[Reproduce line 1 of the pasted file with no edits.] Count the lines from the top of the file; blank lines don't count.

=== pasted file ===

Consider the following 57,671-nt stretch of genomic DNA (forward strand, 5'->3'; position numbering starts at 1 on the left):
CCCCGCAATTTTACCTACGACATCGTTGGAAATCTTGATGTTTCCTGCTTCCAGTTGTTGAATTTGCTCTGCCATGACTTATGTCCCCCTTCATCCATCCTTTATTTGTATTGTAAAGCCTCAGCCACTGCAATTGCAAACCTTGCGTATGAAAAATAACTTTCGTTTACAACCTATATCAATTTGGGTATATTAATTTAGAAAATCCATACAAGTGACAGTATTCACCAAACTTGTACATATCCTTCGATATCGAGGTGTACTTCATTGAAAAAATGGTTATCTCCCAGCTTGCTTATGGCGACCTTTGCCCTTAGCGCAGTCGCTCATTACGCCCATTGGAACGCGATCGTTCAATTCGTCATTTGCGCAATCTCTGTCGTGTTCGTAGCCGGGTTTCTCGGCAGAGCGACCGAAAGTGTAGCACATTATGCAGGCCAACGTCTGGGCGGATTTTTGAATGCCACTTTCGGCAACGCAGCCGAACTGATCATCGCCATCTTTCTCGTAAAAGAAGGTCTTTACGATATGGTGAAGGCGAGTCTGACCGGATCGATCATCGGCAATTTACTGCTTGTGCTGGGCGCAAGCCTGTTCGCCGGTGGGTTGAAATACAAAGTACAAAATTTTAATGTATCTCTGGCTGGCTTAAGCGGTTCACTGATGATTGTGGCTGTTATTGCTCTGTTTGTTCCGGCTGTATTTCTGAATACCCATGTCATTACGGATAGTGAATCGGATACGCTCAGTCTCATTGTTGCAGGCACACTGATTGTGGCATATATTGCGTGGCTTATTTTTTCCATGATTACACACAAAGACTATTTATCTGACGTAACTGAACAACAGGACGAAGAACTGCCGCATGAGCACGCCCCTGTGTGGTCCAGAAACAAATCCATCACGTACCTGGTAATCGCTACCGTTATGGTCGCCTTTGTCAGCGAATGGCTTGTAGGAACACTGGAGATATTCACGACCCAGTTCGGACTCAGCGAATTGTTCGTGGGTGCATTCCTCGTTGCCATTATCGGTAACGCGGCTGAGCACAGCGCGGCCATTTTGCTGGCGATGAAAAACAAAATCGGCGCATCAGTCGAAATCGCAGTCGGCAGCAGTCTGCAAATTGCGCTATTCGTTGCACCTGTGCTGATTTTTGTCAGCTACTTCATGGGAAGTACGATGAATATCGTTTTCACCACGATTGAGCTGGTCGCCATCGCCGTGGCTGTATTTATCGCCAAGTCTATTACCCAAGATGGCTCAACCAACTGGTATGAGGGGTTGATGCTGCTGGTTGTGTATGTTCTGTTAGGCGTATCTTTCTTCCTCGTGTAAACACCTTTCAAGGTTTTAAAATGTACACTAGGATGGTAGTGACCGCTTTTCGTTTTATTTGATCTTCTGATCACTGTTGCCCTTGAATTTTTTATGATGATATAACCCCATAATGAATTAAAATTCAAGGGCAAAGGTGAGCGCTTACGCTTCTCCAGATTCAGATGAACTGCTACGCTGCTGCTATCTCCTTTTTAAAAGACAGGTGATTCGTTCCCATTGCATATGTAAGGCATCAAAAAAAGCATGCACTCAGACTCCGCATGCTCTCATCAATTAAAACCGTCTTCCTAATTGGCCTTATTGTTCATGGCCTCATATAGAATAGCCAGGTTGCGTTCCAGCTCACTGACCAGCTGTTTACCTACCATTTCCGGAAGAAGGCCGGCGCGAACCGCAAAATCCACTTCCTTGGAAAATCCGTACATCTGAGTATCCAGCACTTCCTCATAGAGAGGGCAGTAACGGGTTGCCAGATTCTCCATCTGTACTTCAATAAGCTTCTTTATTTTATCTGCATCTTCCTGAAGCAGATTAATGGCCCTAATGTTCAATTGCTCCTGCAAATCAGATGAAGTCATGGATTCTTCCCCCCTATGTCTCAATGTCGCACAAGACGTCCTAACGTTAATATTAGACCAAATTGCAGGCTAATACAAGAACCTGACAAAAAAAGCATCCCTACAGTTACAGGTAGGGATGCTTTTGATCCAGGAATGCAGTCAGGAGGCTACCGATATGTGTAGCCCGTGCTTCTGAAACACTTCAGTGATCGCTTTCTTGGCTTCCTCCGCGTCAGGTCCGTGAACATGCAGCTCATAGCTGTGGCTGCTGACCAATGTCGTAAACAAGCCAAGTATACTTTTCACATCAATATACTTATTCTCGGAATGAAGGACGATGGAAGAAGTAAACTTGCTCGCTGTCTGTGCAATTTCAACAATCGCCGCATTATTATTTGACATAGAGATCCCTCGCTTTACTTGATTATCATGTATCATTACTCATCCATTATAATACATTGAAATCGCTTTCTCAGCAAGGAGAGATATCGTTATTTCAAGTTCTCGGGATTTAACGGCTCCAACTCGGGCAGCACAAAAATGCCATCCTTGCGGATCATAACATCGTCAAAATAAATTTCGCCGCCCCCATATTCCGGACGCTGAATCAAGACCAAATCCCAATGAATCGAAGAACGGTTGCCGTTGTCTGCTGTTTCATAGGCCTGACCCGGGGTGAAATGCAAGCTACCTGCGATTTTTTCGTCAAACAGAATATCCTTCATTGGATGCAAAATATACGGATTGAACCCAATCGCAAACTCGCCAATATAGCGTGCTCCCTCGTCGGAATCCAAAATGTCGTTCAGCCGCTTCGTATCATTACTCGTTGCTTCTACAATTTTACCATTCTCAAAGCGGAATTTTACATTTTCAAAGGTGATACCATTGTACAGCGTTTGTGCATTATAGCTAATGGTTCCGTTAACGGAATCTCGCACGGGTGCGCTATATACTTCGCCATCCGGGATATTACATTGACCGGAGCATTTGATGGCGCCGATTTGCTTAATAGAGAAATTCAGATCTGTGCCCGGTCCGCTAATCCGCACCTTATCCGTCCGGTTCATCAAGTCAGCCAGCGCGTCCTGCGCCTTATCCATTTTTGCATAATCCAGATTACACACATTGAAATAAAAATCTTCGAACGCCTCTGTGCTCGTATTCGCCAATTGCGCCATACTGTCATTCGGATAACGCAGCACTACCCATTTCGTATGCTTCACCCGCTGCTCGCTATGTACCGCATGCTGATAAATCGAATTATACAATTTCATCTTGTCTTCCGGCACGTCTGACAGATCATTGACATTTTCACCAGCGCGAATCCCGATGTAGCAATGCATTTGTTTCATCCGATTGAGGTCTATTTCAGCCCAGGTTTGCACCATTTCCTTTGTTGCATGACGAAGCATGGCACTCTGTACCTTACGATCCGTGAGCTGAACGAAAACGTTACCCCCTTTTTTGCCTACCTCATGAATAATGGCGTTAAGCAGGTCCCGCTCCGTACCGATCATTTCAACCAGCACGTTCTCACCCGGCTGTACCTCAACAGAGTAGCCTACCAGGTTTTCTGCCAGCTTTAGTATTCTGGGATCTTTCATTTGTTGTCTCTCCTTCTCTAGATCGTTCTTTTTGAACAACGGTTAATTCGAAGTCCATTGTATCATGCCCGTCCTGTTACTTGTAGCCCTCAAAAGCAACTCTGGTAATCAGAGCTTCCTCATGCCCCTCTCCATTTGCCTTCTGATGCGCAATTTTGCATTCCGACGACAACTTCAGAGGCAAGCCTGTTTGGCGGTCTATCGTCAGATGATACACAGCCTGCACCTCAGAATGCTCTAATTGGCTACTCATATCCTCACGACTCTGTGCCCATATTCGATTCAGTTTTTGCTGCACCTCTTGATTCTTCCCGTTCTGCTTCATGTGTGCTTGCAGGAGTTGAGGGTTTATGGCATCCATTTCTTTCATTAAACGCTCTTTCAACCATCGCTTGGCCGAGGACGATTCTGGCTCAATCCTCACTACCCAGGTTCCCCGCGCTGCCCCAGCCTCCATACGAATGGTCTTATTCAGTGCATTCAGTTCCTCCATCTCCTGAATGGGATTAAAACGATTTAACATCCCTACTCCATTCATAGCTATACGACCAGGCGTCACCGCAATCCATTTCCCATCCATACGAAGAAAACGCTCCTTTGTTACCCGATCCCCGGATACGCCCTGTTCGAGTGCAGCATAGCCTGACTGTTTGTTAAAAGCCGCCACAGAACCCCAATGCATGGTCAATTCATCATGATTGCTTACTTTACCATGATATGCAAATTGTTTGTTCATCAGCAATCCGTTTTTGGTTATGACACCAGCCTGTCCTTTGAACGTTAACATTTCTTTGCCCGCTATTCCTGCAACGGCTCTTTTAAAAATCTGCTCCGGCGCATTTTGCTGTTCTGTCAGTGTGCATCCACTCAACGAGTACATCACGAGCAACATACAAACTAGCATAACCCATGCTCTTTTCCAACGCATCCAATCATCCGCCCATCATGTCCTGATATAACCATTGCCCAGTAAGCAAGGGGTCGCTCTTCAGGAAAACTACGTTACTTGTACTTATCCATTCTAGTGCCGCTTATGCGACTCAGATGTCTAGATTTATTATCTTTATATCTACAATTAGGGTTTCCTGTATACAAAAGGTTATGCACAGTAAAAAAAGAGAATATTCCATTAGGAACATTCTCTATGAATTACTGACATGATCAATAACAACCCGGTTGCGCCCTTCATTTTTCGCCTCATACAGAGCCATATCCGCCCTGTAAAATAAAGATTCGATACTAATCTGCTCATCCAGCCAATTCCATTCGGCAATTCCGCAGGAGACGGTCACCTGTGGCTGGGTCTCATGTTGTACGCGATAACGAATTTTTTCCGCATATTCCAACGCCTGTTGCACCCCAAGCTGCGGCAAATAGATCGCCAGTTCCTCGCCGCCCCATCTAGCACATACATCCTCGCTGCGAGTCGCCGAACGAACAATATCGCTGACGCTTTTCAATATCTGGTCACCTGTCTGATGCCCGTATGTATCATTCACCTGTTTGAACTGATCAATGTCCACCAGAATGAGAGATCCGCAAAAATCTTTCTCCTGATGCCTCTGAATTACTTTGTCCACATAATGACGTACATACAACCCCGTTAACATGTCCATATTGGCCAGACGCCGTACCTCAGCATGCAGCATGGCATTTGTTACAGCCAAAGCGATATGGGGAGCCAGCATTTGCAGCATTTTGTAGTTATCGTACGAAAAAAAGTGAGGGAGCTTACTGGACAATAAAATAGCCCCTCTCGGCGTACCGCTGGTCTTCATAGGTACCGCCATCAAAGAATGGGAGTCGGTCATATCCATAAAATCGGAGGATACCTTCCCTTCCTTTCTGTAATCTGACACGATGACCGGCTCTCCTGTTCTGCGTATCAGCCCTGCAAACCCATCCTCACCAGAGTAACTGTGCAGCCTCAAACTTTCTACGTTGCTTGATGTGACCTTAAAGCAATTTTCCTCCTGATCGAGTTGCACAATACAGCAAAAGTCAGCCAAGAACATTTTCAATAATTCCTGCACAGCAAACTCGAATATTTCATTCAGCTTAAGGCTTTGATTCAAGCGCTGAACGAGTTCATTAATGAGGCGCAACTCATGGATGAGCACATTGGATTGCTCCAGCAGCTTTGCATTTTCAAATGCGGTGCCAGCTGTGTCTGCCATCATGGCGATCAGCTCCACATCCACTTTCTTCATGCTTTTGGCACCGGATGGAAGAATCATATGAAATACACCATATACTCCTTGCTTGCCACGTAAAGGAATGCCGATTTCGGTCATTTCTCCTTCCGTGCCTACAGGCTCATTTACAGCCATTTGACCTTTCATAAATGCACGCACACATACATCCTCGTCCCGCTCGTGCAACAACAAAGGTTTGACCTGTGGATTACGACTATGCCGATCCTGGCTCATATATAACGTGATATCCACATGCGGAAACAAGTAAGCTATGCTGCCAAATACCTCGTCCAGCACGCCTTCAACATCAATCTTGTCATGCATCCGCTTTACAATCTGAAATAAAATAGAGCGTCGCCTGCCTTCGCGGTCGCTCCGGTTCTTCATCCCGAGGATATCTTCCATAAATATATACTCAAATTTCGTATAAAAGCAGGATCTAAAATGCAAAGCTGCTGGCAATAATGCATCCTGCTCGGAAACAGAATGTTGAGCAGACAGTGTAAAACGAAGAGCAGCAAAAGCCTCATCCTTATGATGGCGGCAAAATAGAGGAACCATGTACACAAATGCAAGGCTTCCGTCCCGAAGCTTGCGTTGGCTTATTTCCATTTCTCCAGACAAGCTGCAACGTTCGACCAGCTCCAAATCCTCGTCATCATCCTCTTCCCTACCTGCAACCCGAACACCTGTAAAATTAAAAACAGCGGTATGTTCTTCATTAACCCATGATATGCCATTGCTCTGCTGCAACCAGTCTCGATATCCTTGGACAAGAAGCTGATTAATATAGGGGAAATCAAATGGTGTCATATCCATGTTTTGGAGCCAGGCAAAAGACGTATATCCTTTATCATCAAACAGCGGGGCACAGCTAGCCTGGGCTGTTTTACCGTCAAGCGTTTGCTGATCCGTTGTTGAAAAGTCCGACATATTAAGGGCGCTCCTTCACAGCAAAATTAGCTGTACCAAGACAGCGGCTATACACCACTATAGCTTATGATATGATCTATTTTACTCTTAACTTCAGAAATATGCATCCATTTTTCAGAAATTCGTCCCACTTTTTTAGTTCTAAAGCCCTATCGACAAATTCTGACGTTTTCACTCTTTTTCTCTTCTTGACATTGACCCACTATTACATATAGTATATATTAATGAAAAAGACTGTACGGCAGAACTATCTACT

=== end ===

Consider the following 57,671-nt stretch of genomic DNA (forward strand, 5'->3'; position numbering starts at 1 on the left):